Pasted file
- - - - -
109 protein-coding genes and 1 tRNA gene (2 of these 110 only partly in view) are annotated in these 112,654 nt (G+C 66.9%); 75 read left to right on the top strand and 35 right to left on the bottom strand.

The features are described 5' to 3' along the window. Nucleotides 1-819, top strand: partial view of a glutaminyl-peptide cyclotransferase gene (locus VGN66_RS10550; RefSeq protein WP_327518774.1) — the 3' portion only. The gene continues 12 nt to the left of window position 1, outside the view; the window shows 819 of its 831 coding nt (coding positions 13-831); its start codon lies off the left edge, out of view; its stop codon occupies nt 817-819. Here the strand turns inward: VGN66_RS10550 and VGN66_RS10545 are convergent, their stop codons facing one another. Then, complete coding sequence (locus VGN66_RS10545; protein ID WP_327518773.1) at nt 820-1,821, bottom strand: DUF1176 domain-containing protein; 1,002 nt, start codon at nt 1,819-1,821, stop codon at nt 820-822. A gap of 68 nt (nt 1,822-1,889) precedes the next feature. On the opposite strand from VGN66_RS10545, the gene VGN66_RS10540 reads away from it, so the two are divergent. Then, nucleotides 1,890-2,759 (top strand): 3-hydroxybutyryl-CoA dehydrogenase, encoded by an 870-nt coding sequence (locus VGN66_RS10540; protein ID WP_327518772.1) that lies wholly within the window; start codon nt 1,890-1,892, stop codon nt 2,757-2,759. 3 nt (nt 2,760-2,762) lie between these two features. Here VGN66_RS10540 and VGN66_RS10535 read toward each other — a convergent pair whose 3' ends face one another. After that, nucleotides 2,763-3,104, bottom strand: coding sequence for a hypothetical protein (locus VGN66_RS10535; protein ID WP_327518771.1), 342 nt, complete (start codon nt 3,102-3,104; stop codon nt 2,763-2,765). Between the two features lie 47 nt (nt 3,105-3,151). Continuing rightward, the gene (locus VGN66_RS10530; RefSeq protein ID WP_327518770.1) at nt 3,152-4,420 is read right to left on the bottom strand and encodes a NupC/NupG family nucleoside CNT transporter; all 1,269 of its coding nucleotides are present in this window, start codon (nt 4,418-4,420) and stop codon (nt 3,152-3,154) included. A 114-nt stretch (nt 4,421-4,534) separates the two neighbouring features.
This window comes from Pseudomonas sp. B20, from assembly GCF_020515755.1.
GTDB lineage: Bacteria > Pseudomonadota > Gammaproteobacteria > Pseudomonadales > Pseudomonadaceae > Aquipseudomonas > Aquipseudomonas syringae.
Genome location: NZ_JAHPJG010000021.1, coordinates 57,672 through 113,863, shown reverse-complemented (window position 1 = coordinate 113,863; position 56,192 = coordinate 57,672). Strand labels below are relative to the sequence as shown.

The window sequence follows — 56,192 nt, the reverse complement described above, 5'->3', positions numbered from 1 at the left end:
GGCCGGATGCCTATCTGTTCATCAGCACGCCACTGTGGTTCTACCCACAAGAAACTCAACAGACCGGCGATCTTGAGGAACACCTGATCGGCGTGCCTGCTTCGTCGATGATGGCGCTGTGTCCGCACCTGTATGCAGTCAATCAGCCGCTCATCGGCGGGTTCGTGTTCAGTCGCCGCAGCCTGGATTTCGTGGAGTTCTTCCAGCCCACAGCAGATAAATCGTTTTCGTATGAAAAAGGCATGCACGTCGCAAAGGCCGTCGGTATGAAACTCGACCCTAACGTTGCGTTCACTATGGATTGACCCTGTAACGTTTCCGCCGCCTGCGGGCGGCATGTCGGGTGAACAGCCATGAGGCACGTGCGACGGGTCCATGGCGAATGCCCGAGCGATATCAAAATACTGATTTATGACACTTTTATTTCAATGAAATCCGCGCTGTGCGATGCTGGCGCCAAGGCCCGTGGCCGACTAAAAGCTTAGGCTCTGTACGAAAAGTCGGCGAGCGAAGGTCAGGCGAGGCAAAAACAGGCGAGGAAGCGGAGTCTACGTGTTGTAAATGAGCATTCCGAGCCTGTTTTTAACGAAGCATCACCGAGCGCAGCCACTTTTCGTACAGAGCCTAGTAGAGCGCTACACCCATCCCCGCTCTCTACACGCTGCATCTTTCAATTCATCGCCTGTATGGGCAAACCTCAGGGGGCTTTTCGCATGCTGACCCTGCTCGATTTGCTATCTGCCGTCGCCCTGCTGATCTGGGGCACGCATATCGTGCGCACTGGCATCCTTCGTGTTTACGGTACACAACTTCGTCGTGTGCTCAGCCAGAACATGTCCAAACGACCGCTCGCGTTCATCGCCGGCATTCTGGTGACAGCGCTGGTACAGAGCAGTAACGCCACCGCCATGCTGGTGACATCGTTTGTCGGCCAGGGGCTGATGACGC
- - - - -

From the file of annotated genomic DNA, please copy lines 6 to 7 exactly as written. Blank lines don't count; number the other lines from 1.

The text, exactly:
The window sequence follows — 56,192 nt, the reverse complement described above, 5'->3', positions numbered from 1 at the left end:
GGCCGGATGCCTATCTGTTCATCAGCACGCCACTGTGGTTCTACCCACAAGAAACTCAACAGACCGGCGATCTTGAGGAACACCTGATCGGCGTGCCTGCTTCGTCGATGATGGCGCTGTGTCCGCACCTGTATGCAGTCAATCAGCCGCTCATCGGCGGGTTCGTGTTCAGTCGCCGCAGCCTGGATTTCGTGGAGTTCTTCCAGCCCACAGCAGATAAATCGTTTTCGTATGAAAAAGGCATGCACGTCGCAAAGGCCGTCGGTATGAAACTCGACCCTAACGTTGCGTTCACTATGGATTGACCCTGTAACGTTTCCGCCGCCTGCGGGCGGCATGTCGGGTGAACAGCCATGAGGCACGTGCGACGGGTCCATGGCGAATGCCCGAGCGATATCAAAATACTGATTTATGACACTTTTATTTCAATGAAATCCGCGCTGTGCGATGCTGGCGCCAAGGCCCGTGGCCGACTAAAAGCTTAGGCTCTGTACGAAAAGTCGGCGAGCGAAGGTCAGGCGAGGCAAAAACAGGCGAGGAAGCGGAGTCTACGTGTTGTAAATGAGCATTCCGAGCCTGTTTTTAACGAAGCATCACCGAGCGCAGCCACTTTTCGTACAGAGCCTAGTAGAGCGCTACACCCATCCCCGCTCTCTACACGCTGCATCTTTCAATTCATCGCCTGTATGGGCAAACCTCAGGGGGCTTTTCGCATGCTGACCCTGCTCGATTTGCTATCTGCCGTCGCCCTGCTGATCTGGGGCACGCATATCGTGCGCACTGGCATCCTTCGTGTTTACGGTACACAACTTCGTCGTGTGCTCAGCCAGAACATGTCCAAACGACCGCTCGCGTTCATCGCCGGCATTCTGGTGACAGCGCTGGTACAGAGCAGTAACGCCACCGCCATGCTGGTGACATCGTTTGTCGGCCAGGGGCTGATGACGC